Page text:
In 2015, cyclist Peter Sagan shocked the world when he won the Amgen Tour of California by finishing the contest less than a tire length ahead of his opponent at the finish line at the Rose Bowl.

Sagan — a native of Slovakia who’s also known as the King of California for his many Amgen stage victories — will be looking for more laurels in the world-class event, which begins in Sacramento on Sunday and ends on May 20 in Pasadena.

The race, now in it’s 12th year, covers 575 miles and will end at the Pasadena Convention Center, not the Rose Bowl, due to U2 concerts scheduled for the stadium that weekend.

“Racing in California is a challenge and a joy every time,” Sagan said in a statement. “I hope to continue building on the success I’ve had at the Amgen Tour of California and know all the riders will do our best to give the incredible fans another good show this year.”

The Amgen Tour is a Tour de France-style cycling road race featuring the world’s top cyclists, including Olympic medalists, Tour de France contenders and world champions, all competing on a grueling course covering hundreds of miles.

In fact, the Amgen Tour is considered a prep event for the 2,200-mile, 21-day Tour de France, providing spectators with a preview of some of the competition for that event.

The seven-day race starts in Sacramento on Sunday and enters Southern California on May 17 with a 100-mile leg from Santa Barbara to Santa Clarita.

In the penultimate leg of the race on May 18, cyclists will pedal 77 miles from Ontario to Mt. Baldy. The race concludes with a 77-mile ride from Mountain High to Pasadena on May 20.

This year many onlookers consider the roster to be one of the strongest ever in a California cycling event.

“It is a tremendous privilege that Pasadena will get to play a part in such a storied sporting event,” said Pasadena Convention Center CEO Mike Ross. “We are very excited to be the community that will crown the winner of this year’s Amgen Tour of California.”

Sagan will get plenty of competition from Mark Cavendish, who won a silver medal in last year’s Olympics.

“I’ve been racing in the Amgen Tour of California for years now, and it’s an event I look forward to,” Cavendish said. “Not only are their courses challenging, they are incredibly scenic and attract one of the best groups of fans we see every year. From a team and riders’ perspective, it’s one of the best organized events anywhere and an event that always takes great care of the riders.”

Cavandish, who has won 30 separate stages in the Tour de France, said the Amgen Tour of California is an important part of his Tour de France training due to the intense competition that it attracts.

“It’s always a battle, but I am hoping to add some more California victories this year,” Cavendish said.

The event is also known as a showcase for young talent. Last year, France’s Julian Alaphilippe, 23, became the youngest rider in race history to win.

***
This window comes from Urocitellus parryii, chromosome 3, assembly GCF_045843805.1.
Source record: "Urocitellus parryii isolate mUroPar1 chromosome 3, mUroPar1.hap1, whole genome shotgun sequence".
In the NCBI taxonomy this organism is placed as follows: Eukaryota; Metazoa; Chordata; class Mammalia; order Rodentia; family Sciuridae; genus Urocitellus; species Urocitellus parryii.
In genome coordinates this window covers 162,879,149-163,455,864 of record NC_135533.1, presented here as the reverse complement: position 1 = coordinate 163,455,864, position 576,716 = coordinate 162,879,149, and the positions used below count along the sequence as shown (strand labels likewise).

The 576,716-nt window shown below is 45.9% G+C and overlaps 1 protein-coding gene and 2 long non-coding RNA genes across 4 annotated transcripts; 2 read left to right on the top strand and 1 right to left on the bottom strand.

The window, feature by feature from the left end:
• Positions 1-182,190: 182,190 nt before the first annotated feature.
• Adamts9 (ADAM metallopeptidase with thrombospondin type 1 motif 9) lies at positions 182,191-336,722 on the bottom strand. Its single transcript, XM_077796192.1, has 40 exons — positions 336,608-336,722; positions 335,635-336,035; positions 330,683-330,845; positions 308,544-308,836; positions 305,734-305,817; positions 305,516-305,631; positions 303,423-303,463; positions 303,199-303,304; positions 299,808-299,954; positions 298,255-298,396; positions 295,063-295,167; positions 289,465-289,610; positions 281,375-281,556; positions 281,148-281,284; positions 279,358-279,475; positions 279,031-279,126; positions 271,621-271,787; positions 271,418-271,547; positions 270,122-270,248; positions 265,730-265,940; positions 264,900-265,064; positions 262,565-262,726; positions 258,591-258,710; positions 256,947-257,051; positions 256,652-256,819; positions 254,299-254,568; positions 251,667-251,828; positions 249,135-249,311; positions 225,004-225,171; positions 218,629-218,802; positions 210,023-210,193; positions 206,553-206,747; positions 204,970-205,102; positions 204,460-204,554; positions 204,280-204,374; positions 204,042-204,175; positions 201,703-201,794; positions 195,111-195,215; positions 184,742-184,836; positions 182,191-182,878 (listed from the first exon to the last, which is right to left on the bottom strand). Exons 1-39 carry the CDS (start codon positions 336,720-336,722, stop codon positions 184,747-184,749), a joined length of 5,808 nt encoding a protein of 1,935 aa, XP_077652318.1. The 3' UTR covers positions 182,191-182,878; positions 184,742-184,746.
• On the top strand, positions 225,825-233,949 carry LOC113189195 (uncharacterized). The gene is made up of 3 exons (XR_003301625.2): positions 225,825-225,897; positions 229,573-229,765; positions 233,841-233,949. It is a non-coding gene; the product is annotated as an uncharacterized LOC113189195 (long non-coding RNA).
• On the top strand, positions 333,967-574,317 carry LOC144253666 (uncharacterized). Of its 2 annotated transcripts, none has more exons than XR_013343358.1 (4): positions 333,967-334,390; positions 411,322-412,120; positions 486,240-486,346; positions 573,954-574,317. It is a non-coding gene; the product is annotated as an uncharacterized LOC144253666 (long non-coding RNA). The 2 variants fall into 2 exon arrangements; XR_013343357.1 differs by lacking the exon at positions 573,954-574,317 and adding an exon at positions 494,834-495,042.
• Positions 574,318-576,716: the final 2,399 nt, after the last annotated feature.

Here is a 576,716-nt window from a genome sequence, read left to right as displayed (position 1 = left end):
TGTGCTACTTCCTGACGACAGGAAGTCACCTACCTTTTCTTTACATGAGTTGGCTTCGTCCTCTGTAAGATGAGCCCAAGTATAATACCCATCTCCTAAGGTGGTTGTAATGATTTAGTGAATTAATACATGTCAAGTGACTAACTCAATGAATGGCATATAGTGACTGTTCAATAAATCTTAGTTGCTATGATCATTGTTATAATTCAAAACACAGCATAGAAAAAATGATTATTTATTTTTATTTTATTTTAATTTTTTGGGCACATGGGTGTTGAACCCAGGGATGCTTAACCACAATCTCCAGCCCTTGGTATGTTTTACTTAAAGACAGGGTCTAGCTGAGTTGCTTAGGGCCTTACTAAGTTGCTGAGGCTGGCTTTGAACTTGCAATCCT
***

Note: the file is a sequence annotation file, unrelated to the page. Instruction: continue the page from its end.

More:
Twenty-five year old phenom Lawson Craddock is also scheduled to participate in this year’s race. Craddock finished third in 2015 and fifth in 2016. Craddock was just one of five US riders to start in the Tour de France last year.

This year’s event will also include the 2016 Amgen Breakaway from Heart Disease women’s race, which features 16 teams. 

“The Amgen Tour of California is America’s greatest race, and this year more than ever the world will be watching,” said Kristin Klein, race president and executive vice president of AEG Sports, producers of the event.

“As the sport of cycling continues to bloom in America, the Amgen Tour of California men’s and women’s events are both part of the UCI World Tour for the first time, a privilege and designation reserved for the world’s premier races,” said Klein. “This means the competition will reach an all-time high, with the best racers and best teams in the world lining up to take part.”

From Sacramento, the race heads to Modesto, then to Pismo Beach, eventually entering Southern California in Santa Barbara at Stage 4 of seven stages. Cyclists will circle Lake Casitas, ride up to Balcom Canyon and finish at the Valencia Town Center in Santa Clarita.

The hilly Southern California routes are sometimes grueling, forcing cyclists to endure mountainous terrain at high altitudes.

In Stage 5, the 77.9-mile leg will start at the Ontario Convention Center. From there, participants will travel down Glendora Ridge Road and San Gabriel Canyon Road into Azusa before eventually finishing at the ski lifts at Mt. Baldy, reaching an altitude over 6,000 feet. 

In Stage 6, cyclists will compete in time trials in the mountainous terrain of Big Bear.

The final 77-mile stage will start at Mountain High in Wrightwood, in the Angeles National Forest. Riders will travel the San Gabriel Mountains and Angeles Forest Highway, eventually descending into La Cañada Flintridge for- a final sprint to the Pasadena Convention Center on East Green Street.

Ninety riders are expected to still be competitive when the cyclists start coming into Pasadena at some time close to 1:30 p.m. Between 8,000 and 10,000 spectators are expected to line Green Street, Colorado Boulevard and other parts of the route to witness the riders entering Pasadena.

This is the second time the race has finished in downtown Pasadena. In 2009, the race finished in front of City Hall. After this event, a lifestyle festival will be held on East Green Street, in front of the Convention Center.

“It is always our goal to have the last day of the tour,” Ross said. “We are very excited. We get to see the winner crowned, and we are excited to see it done here in Pasadena.”